Announcing George Elliott Clarke
Canada's new Parliamentary Poet Laureate
as our Contest Judge & Mentor in 2016
George Elliott Clarke has issued 14 poetry texts, 4 verse-plays, 3 opera libretti, 2 novels, 2 scholarly essay collections, and 2 edited anthologies. His plays and operas have all been staged, and his 2 screenplays have been televised. He has 3 titles in translation: 1 in Chinese; 1 in Romanian; and 1 in Italian. He lives in Toronto, but still owns property in his homeland, Nova Scotia. He is the E.J. Pratt professor of Canadian Literature at the University of Toronto.
Acclaimed for his poetry, opera libretti, and novel, Clarke has also won laurels for his pioneering work as a scholar of African-Canadian literature. His honours include The Archibald Lampman Award for Poetry (1991), The Portia White Prize for Artistic Excellence (1998), A Bellagio Center (Italy) Fellowship (1998), The Governor-General’s Literary Award for Poetry (2001), The National Magazine Gold Award for Poetry (2001), The Dr. Martin Luther King, Jr. Achievement Award (2004), The Pierre Elliott Trudeau Fellowship Prize (2005), The Frontieras Poesis Premiul (Romania, 2005), The Dartmouth Book Award for Fiction (2006), The Eric Hoffer Book Award for Poetry (2009), Appointment to the Order of Nova Scotia (2006), and Appointment to the Order of Canada (2008). Clarke has also received 8 honorary doctorates. He served as the 27th William Lyon Mackenzie King Professor of Canadian Studies at Harvard University, in the Department of English, 2013-14. After completing his term as the 4th Poet Laureate of Toronto (2012-15), Clarke was appointed the 7th Parliamentary [National] Poet Laureate (2016-17). His newest book is The Motorcyclist, a novel (HarperCollins Canada), but also new are Extra Illicit Sonnets (Exile), which is amatory poetry, and Gold (Gaspereau), a miscellaneous collection.
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Thank you Stuart Ross!
Our Contest Judge & Mentor in 2015
Stuart Ross published his first poetry pamphlet on the photocopier in his dad’s office one night in 1979. Through the 1980s, he stood on Toronto’s Yonge Street wearing signs like “Writer Going To Hell,” selling over 7,000 chapbooks. He is the author of more than 15 books of fiction, poetry and essays, most recently the poetry collections A Hamburger in a Gallery (DC Books, 2015) and Our Days in Vaudeville (Mansfield Press, 2013), collaborations with 29 poets from across Canada. You Exist. Details Follow. (Anvil Press, 2012) won the only prize given to an anglophone writer in 2013 by l’Académie de la vie littéraire au tournant du 21e siècle. Three of his poetry books have been shortlisted for the ReLit Prize, and his short-story collection Buying Cigarettes for the Dog (Freehand Books, 2009) won the prize in 2010. His novel Snowball, Dragonfly, Jew (ECW Press, 2011) won the 2012 Mona Elaine Adilman Award for Fiction on a Jewish Theme.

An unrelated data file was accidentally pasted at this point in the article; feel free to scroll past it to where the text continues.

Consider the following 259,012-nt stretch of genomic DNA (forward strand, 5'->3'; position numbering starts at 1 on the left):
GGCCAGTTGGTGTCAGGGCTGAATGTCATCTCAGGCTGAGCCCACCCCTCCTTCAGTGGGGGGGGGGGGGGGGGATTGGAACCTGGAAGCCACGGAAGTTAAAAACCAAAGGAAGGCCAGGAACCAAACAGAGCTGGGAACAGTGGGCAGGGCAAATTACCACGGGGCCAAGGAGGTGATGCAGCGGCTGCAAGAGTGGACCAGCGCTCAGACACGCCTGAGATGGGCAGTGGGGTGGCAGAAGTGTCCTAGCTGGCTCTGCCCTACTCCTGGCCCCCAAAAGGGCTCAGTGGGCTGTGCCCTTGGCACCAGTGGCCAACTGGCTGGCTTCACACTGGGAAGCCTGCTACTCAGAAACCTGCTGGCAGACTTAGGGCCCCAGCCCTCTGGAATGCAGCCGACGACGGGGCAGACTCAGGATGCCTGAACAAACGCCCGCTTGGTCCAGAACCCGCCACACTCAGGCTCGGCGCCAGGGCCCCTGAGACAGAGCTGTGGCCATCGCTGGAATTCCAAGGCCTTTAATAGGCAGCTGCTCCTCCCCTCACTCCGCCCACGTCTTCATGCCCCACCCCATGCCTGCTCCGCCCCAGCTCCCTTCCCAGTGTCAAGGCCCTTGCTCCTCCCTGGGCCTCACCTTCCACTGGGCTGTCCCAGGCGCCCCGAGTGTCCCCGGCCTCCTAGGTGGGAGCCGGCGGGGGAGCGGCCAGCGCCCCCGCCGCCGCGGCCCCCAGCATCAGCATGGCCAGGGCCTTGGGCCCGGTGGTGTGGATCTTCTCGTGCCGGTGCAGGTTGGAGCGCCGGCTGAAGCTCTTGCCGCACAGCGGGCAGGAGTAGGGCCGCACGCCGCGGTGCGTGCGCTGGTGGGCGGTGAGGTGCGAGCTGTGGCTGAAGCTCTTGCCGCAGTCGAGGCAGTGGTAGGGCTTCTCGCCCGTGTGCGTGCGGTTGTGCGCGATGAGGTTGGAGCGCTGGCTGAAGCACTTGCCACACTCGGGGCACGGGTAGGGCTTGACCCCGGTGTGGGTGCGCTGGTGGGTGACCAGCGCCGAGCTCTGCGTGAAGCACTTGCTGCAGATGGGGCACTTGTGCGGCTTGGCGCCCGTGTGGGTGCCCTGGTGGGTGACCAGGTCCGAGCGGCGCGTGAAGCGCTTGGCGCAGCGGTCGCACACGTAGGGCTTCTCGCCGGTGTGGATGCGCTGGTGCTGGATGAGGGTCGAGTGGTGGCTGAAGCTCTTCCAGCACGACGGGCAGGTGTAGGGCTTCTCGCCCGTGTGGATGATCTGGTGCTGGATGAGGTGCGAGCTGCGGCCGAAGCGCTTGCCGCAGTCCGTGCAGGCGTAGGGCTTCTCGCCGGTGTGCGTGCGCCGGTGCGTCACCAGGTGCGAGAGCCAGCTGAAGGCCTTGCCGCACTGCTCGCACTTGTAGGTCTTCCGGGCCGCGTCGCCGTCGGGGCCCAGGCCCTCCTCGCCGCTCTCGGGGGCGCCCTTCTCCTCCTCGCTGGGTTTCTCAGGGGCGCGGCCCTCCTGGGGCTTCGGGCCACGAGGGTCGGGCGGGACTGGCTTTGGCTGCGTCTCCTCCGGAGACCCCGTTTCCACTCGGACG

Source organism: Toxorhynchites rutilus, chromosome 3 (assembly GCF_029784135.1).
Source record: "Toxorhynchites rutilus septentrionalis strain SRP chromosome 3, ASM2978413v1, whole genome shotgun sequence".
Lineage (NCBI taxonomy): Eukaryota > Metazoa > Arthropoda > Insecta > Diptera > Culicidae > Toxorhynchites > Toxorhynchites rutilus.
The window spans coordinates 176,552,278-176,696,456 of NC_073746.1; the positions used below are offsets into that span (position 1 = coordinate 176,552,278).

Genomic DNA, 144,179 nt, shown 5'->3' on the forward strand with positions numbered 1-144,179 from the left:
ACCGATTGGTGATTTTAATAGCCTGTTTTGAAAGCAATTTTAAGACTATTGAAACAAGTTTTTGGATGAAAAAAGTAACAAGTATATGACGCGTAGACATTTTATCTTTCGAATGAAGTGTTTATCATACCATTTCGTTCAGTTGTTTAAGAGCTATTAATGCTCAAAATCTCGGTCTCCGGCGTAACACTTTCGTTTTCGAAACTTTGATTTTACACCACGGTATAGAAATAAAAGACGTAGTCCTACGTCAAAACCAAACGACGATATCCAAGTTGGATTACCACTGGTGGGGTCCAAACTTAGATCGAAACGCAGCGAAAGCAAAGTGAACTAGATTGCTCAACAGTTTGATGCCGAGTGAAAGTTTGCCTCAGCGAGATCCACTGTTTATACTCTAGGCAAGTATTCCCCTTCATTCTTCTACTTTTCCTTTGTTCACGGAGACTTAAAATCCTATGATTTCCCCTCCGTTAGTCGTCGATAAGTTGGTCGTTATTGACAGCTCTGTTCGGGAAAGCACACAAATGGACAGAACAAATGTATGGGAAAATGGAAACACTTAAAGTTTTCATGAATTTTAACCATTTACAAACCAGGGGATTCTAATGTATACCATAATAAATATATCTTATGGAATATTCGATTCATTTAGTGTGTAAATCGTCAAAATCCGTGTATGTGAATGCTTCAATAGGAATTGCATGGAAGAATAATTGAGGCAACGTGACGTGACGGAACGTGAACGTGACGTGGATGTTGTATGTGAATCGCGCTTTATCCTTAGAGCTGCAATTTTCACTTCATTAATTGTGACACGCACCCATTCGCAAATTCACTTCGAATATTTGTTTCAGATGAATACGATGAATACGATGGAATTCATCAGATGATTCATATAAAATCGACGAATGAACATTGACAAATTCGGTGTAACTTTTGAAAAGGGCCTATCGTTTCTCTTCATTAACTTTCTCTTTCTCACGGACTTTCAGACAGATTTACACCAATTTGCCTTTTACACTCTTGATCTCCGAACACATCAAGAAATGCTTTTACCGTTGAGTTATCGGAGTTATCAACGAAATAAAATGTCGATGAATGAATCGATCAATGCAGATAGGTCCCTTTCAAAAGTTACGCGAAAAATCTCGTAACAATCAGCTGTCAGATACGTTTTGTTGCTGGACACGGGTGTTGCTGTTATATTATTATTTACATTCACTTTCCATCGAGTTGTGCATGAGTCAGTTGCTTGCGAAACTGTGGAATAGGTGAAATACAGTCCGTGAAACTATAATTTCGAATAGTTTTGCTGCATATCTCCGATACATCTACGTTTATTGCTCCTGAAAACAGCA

Stuart’s many chapbooks include three released in 2014—Nice Haircut, Fiddlehead (Puddles of Sky Press), A Pretty Good Year (Nose in Book Publishing) and In In My Dream (BookThug)—and others from Room 3O2 Books, The Front Press, Apt. 9 Press, Silver Birch Press, Pink Dog Press and his own Proper Tales Press, which he launched 36 years ago. He is co-translator of My Planet of Kites, by Marie-Ève Comtois (Mansfield Press, 2015).
Stuart is a member of the improvisational noise trio Donkey Lopez, whose CDs include Juan Lonely Night and Working Class Burro. He is a founding member of the Meet the Presses collective, which administers the bpNichol Chapbook Award, and has his own imprint, “a stuart ross book,” at Mansfield Press. Stuart has run poetry workshops in B.C., Alberta, Ontario, Quebec, Nova Scotia, and the Northwest Territories, and coaches writers one-on-one through Skype. He lives in Cobourg, Ontario, and blogs at bloggamooga.blogspot.ca.